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Stress in the Workplace

Updated April 18, 2019

Peggy Schlechter

SDSU Extension Community Vitality Field Specialist

David Spiegel, Stanford Psychiatrist says that living a stress free life is not a reasonable goal; the goal is to deal with it actively and effectively. I have often heard that the only people who do not have stress are dead people so when I put it in those terms, I think I will choose the stress!

What is Stress?

Let’s first talk about what stress is. Stress is the condition or the feeling experienced when a person perceives that demands exceed the resources they are able to use.

According to the American Psychological Association, there are 3 types of stress.

  1. Acute Stress is the short-term stress of certain demands and pressures or when situations gone awry.
  2. Episodic Acute Stress is when an individual suffers stress frequently and their life could be described as in constant chaos and crisis or when an individual is a ceaseless worrier. This individual may be tense and anxious most of the time.
  3. Chronic Stress wears people away day after day; these are the never ending troubles of poverty, abuse, dysfunctional families, or long-term traumatic events which an individual may never see a way out. With chronic stress a belief system is created and the lifestyle becomes familiar so an individual is unable to recognize their stressful situation.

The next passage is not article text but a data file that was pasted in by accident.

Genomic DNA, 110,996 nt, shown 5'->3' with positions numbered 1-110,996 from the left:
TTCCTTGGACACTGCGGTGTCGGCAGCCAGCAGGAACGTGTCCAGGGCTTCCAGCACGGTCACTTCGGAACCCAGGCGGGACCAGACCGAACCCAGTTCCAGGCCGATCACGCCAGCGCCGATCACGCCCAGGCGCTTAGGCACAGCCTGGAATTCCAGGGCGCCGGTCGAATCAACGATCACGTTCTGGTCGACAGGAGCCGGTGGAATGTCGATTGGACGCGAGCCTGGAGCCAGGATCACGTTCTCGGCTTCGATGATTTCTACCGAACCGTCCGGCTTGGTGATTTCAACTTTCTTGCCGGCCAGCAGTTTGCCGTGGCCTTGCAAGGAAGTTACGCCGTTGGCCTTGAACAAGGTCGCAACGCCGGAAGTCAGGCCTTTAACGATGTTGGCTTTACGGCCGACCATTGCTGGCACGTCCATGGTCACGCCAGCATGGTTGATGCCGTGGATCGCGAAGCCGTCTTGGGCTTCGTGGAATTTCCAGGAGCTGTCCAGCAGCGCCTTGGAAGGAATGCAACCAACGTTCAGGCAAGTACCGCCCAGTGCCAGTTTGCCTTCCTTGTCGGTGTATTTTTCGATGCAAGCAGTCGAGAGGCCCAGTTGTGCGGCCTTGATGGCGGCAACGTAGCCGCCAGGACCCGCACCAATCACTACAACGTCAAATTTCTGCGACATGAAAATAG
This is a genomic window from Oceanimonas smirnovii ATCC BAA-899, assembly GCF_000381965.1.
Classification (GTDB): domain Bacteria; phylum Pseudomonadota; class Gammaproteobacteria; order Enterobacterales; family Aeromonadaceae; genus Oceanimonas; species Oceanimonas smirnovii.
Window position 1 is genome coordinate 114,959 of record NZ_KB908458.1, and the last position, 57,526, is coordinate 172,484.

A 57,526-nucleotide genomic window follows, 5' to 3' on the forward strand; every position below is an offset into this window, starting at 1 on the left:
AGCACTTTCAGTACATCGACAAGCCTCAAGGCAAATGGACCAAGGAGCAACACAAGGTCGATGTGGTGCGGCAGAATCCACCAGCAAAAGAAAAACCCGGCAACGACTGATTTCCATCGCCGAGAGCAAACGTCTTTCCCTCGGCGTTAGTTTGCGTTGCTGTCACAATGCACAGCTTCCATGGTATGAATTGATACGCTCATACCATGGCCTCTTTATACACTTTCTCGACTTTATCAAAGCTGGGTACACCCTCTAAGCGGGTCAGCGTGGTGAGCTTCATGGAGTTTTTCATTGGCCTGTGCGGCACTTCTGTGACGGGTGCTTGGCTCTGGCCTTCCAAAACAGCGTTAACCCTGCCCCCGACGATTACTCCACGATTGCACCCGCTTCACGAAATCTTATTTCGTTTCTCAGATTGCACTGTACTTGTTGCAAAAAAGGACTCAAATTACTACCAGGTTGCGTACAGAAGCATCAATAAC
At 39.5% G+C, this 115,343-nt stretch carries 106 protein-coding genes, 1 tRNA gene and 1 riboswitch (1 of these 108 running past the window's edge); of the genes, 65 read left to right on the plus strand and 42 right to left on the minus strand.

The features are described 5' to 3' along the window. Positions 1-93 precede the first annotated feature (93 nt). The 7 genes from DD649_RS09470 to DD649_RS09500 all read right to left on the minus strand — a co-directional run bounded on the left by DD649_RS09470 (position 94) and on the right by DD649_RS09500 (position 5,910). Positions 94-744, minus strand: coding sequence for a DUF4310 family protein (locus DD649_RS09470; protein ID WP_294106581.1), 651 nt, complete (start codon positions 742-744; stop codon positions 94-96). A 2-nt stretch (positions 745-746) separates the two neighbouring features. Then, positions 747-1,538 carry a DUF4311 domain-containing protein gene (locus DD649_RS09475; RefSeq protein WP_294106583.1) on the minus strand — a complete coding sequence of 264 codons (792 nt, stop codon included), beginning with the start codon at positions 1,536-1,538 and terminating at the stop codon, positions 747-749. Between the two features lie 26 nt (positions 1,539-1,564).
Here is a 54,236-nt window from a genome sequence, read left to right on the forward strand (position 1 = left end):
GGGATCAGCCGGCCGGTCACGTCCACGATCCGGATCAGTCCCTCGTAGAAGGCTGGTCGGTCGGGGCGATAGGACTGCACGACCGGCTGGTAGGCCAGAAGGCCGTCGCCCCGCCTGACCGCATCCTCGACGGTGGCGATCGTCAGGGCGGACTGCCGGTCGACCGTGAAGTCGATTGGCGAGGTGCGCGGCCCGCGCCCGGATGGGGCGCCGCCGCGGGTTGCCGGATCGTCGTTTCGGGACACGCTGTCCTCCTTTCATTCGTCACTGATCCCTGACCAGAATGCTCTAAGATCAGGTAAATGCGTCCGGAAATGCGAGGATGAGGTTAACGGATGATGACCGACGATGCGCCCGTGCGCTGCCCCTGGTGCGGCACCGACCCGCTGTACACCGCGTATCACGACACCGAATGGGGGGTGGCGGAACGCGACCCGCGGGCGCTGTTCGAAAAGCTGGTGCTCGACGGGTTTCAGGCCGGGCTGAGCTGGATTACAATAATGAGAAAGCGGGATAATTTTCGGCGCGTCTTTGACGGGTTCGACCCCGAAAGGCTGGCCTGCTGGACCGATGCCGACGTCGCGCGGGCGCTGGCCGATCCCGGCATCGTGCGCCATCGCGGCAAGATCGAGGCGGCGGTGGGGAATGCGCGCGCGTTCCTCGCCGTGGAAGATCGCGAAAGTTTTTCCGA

How Does Stress Relate to Work?

How does this relate to workplace stress? According to Northwestern National Life, one-fourth of employees view their jobs as the number one stressor in their lives. Three-fourths of employees believe the worker has more on-the-job stress than a generation ago according to a survey done by Princeton Research Associates.

Some typical workplace stressors include: 

  • Tighter budgets
  • Tougher workloads
  • Increased paperwork and regulations
  • Pressure to meet rising expectations

Other stressors can be unclear policies, a focus solely on revenue, co-worker drama and a hostile environment. Job stress often results when the requirements of the job do not match the capabilities, resources, or needs of the worker.

This is a huge issue for business owners because stress has taken over as the leading cause of absenteeism. Healthcare expenditures are nearly 50% greater for workers who report high levels of stress. (Journal of Occupational and Environmental Medicine).

Further articles will address how to manage workplace stress for greater efficiency and happier employees.


  • Northwestern National Life Insurance Company (1992). Employee burnout: Causes and cures. Minneapolis, MN: Northwestern National Life Insurance Company.
  • American Psychological Association. (2013). Stress: The different kinds of stress.
  • Goetzel R. Z., Anderson D. R., Whitmer R. W., Ozminkowski R. J., Dunn R. L., & Wasserman J. (1998). The relationship between modifiable health risks and health care expenditures: an analysis of the multi-employer HERO health risk and cost database. Journal of Occupational and Environmental Medicine, 40(10).